Clerides was the eldest son of the lawyer and stateman Ioannis Clerides.
During World War II, he served in the British Royal Air Force and was shot down over Germany, spending years as a prisoner of war.
Following the war, he studied law at King's College London and later practiced law in Cyprus. He was a member of the EOKA organization that sought the union of Cyprus with Greece and participated in the struggle under the pseudonym "Yperides". One of his most famous accomplishments was a preparation of a dossier that enumerated and provided evidence of instances of Human Rights violations by the Imperial administration of Cyprus and its agents.
He briefly served as Minister of Justice of the transitional colonial state, and after independence was achieved he was elected the President of the House of Representatives at the first national elections. He held this position until July 1976.
After Cyprus became independent in 1960, Clerides gained political power as a member of the United Democratic Party. On July 23, 1974, amidst the turmoil following an invasion by Turkey and a military coup several days earlier, Clerides became acting President until it was safe for the previous President, Archbishop Makarios III to return to Cyprus and serve as President again later in 1974.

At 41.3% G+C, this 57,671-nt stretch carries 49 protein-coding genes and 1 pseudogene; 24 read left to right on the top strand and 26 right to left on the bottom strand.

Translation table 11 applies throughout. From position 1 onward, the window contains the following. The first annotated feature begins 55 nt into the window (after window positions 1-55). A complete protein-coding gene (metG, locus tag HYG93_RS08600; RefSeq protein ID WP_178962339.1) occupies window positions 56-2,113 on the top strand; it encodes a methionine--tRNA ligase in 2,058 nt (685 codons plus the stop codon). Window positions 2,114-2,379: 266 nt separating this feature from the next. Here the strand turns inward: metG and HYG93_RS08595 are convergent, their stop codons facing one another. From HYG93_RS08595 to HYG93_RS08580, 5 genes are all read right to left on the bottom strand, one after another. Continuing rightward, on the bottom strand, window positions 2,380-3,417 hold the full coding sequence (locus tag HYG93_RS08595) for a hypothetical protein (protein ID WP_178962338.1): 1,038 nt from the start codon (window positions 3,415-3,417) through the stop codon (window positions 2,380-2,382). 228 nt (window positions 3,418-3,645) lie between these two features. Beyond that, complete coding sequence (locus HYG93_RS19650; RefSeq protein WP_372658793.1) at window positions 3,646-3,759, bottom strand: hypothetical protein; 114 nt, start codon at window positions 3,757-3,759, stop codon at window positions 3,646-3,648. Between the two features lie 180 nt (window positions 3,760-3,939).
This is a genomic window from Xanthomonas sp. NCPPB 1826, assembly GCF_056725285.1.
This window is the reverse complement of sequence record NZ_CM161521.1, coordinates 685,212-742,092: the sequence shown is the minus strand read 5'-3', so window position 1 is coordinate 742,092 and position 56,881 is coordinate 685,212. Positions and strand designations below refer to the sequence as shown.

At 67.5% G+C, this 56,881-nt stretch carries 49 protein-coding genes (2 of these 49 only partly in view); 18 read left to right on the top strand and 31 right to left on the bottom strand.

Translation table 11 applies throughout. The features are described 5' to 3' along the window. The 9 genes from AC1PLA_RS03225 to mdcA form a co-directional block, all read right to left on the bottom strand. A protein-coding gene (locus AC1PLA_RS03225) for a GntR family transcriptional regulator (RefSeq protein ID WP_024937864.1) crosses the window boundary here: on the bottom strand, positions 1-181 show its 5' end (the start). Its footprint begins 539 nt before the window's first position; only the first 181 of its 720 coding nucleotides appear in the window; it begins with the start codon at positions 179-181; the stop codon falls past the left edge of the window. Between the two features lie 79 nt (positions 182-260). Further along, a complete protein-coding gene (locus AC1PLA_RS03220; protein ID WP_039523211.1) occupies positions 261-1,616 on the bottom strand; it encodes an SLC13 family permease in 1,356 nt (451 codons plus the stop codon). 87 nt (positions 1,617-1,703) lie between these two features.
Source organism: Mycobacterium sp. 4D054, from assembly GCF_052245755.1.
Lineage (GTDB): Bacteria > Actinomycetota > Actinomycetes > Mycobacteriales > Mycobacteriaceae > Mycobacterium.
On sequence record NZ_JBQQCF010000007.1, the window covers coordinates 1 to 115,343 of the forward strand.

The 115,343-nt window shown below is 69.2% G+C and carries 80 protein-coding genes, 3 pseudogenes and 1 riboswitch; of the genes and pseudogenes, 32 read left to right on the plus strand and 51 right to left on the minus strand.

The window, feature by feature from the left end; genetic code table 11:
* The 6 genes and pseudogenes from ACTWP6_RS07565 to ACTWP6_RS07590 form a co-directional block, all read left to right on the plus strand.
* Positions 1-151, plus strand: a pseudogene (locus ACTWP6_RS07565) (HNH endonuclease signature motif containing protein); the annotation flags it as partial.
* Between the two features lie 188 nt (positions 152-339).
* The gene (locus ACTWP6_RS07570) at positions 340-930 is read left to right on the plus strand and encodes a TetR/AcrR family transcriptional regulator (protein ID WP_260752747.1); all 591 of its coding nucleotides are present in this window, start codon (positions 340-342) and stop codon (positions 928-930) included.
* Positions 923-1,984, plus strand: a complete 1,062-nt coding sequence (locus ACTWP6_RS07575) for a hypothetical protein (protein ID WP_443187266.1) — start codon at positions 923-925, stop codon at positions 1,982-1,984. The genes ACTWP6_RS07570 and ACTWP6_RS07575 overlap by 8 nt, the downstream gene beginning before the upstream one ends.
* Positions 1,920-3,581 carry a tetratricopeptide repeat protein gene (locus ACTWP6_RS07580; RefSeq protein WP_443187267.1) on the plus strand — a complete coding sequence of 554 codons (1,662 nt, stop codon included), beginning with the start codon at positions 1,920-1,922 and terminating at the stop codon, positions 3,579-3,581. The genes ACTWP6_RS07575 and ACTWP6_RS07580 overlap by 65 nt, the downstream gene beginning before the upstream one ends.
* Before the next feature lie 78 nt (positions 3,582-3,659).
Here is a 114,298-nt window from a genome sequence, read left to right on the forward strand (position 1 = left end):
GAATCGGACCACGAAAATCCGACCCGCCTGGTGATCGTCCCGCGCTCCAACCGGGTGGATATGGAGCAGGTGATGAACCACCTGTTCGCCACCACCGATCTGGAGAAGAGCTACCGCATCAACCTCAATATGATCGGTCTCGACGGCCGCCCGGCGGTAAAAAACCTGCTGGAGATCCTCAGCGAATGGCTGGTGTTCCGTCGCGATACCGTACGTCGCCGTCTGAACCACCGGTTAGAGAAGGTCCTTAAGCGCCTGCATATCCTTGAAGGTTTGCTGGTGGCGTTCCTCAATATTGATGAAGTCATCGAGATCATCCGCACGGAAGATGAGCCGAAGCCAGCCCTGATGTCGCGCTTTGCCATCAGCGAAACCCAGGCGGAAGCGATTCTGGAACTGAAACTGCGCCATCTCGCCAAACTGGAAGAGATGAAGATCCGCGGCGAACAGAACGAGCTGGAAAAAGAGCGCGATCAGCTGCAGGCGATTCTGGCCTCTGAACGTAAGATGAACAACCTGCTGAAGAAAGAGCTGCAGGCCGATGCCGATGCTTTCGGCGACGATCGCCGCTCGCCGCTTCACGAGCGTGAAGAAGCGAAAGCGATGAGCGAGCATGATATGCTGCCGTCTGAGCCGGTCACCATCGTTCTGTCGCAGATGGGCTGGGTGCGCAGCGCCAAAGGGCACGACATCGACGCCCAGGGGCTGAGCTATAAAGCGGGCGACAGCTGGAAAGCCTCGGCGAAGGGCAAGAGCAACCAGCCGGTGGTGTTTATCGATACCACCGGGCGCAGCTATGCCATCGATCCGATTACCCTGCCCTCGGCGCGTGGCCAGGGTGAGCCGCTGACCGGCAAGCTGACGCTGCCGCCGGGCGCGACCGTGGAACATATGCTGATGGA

Later, as a member of the conservative Democratic Rally (Demokratikos Synagermos), he served as President for 10 years between 1993 and 2003. He was elected to two five-year terms, in 1993 and in 1998. In 1998 his main opponent was Georgios Iakovou. He was defeated in the Presidential elections of 2003 by Tassos Papadopoulos.
He was the author of the autobiographical overtoned depiction of the 20th century Cypriot History, ``My Deposition," of four volumes.
During his presidency Cyprus prospered significantly. Its stabilised economy made Cyprus the wealthiest of the ten inductees to the European Union in 2004. The Clerides administration is heavily credited with the ascension to the European Union. Clerides, with his suave Churchillian persona, was respected by world leaders at the time of his presidency, and locally he was a popular leader because of his accomplishments. He lost some of this popularity due to his strong support of the widely unpopular Annan Plan for the reunification of Cyprus, that came to be defeated by the Greek Cypriots in the 2004 referendum when the overwhelming Greek Cypriot majority voted against it.
|President of Cyprus
|President of Cyprus